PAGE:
Ghosn had more than fulfilled all his objectives and was an icon in the Japanese country. His philosophy was summed up in one sentence: “If you want people to follow you and be successful in great transformations, you have to be sure of the degree of involvement of those who are with you. And that they are convinced that the purpose of the change will be worth it, despite the pain, effort, and sacrifice that it entails.

By that time, his fame had already reached heights unimaginable for a car manager: in November 2001, a series of comic books entitled The True Story of Carlos Ghosn began in Japan., of which more than 500,000 copies of each number were sold. In addition, the main economic publications placed him at the top. In 2002, Fortune named him Asian Businessman of the Year, and in 2003 named him one of the 10 most powerful business leaders outside the United States. Also, in 2004, he became part of the Automotive Hall of Fame.

In May 2005, he was appointed Chairman and CEO of Renault, becoming the first person to simultaneously lead two Fortune Global 500 companies – Fortune’s published list of the 500 largest companies in the world. Forbes magazine said of him in 2006 that he was the hardest working man in the car manufacturing business: according to his calculations, Ghosn traveled 242,000 kilometers a year traveling by plane between Paris and Tokyo. “Laziness and poor performance are definitely things I don’t like at all,” he noted.

Ghosn was also one of the first visionaries to realize that the future of the automotive industry was going to lie with electric cars. For this reason, in 2007 it decided to dedicate 4,000 million euros to begin to position itself in this niche and, the following year, confirmed that by 2012 Nissan-Renault would launch a line of zero-emission electric cars throughout the world. At that time, the prestigious business magazine BusinessWeek came to ask if that was crazy.

But Ghosn was very clear: “If you are going to let developing countries have as many cars as they want, there is no other alternative than zero emissions. And the only vehicle of this type available today is electric… That is why we decided to make it.” In December 2010, Nissan launched the Leaf, the first zero-emission mass-produced car at an affordable price for the general public, on the Japanese market.

In June 2012, Ghosn added a new position to his extensive resume, that of deputy director of the board of directors of the Russian car manufacturer AvtoVAZ, with whom Renault began a strategic partnership in 2008, acquiring 25% of its shares. In June 2013, he was named president of the company.

Carlos Ghosn
Carlos Ghosn

The last of his great achievements in the automotive sector occurred in 2016: Ghosn was the main architect of the great alliance between Renault, Nissan, and Mitsubishi, from which the largest sales group in the world emerged, with some 10.6 million cars sold during 2017; more than 10% of the world total.

The future of Carlos Ghosn is a real unknown. At the moment, trying to avoid a possible diplomatic conflict with Japan, Lebanon has prohibited him from leaving its territory while waiting for the Lebanese Attorney General’s Office to receive the details of the case from the Japanese country. Of course, to prepare his defense he will have a great asset: his enormous fortune.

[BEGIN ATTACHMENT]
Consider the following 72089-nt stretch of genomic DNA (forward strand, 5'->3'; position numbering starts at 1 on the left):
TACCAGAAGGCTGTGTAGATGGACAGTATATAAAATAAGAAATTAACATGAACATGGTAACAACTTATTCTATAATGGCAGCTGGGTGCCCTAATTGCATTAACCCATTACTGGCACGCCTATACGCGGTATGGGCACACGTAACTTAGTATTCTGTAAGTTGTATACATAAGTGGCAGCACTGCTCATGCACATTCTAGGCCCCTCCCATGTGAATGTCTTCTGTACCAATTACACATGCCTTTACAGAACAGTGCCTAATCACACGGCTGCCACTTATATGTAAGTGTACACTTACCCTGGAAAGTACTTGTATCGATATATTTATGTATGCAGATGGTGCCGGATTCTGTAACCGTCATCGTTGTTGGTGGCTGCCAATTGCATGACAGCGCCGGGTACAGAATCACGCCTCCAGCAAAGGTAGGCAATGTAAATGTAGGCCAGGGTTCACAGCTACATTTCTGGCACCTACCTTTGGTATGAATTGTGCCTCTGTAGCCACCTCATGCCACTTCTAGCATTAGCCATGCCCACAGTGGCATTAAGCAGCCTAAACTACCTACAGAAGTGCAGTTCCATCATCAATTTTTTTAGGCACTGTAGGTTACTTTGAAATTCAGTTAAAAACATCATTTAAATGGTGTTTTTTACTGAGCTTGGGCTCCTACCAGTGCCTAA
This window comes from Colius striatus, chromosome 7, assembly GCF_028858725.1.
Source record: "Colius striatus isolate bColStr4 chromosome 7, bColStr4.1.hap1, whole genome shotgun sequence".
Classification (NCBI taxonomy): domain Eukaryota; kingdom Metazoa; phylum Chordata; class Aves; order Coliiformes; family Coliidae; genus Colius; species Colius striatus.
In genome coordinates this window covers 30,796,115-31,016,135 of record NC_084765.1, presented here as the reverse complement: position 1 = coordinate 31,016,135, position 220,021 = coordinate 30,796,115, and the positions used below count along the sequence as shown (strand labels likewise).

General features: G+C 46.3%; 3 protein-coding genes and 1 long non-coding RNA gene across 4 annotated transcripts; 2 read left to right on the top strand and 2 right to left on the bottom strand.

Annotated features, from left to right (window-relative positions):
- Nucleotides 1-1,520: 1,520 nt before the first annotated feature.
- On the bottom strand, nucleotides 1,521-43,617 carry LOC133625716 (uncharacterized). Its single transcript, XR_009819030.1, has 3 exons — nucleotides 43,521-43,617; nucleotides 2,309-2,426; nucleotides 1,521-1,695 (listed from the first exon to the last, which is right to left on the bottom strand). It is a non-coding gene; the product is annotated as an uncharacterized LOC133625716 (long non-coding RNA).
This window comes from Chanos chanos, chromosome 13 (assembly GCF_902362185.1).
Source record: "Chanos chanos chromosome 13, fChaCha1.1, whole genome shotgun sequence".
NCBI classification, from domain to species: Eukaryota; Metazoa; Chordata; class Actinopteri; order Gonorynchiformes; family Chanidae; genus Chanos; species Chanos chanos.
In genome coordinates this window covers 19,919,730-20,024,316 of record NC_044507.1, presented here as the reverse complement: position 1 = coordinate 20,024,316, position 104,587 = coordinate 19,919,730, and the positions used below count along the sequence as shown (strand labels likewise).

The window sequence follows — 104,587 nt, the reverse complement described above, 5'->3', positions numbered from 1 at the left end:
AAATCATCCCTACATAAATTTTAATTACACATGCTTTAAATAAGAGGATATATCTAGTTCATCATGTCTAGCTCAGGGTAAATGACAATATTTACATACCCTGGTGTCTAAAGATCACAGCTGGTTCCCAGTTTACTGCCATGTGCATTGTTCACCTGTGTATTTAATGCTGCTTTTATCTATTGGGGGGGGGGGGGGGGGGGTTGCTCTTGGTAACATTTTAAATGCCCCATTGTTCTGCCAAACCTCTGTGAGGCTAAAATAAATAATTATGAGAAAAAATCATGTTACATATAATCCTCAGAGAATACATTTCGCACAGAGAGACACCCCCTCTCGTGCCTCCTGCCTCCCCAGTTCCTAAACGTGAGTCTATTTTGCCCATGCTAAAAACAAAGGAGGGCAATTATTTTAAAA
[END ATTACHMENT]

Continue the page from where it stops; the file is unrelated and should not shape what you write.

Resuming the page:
And it is that, although according to the consulting firm Bloomberg it has been reduced by 40% in the last year -among other reasons due to the bail of 12.5 million euros that he had to deposit to be able to access parole and that he no longer will recover–, this still continues to amount to 57 million euros.

Carlos Ghosn Very personal

Date and place of birth: March 9, 1954, Porto Velho –Brazil–.

Your amazing CV:

  • Director of research and development of the industrial tire division of Michelin (1984)
  • Head of Michelin operations in South America (1985)
  • President of Michelin North America (1989)
  • CEO of Michelin North America (1990)
  • Executive Vice President of Renault (1996)
  • President of Nissan (2000)
  • CEO of Nissan (2001)
  • President and CEO of Renault (2005)
  • President of AutoVAZ (2013)
  • President of the Renault-Nissan-Mitsubishi alliance (2016)

Carlos Ghosn insists on his innocence

After completing his escape, Ghosn stated in a massive press conference that “I will no longer be a hostage to a manipulated Japanese justice system where guilt is presumed, discrimination is blatant, and basic human rights are denied.” In addition, he has assured that he is “innocent” and that everything has been a “plot against me for planning the merger of Nissan with Renault.” For its part, the Japanese company has assured in a note that “Ghosn’s escape is an act that defies the Japanese judicial system” and finds it “extremely regrettable.”

Will Carlos Ghosn decide to enter politics?

After Ghosn landed in Lebanon, the leader of the Progressive Socialist Party, Druze Walid Jumblat, even proposed him as Minister of Energy. “If he has built an empire,” he said, referring to his performance at Nissan, “perhaps we can benefit from his experience to end the mafia that has created a massive electricity supply deficit,” said the politician. However, despite the fact that he claims to feel honored and willing “to help Lebanon”, Ghosn has rejected the offer for the time being.

Video game and… movie?

Many have described Ghosn’s escape as a movie, something that seems to have given its protagonist an idea. And it is that, according to what some media have published, the former president of Renault-Nissan-Mitsubishi would have contacted Hollywood producer John Lesher – Oscar winner for Birdman – to offer him to make a feature film about his life.

Although it seems, the proposal has been rejected. Of course, his escape has already inspired a new video game: it’s called Ghone is gone – it can be bought for 0.79 euros – and among the tests that the character must face is that of circumventing the surveillance measures to which Ghosn was subjected in Japan.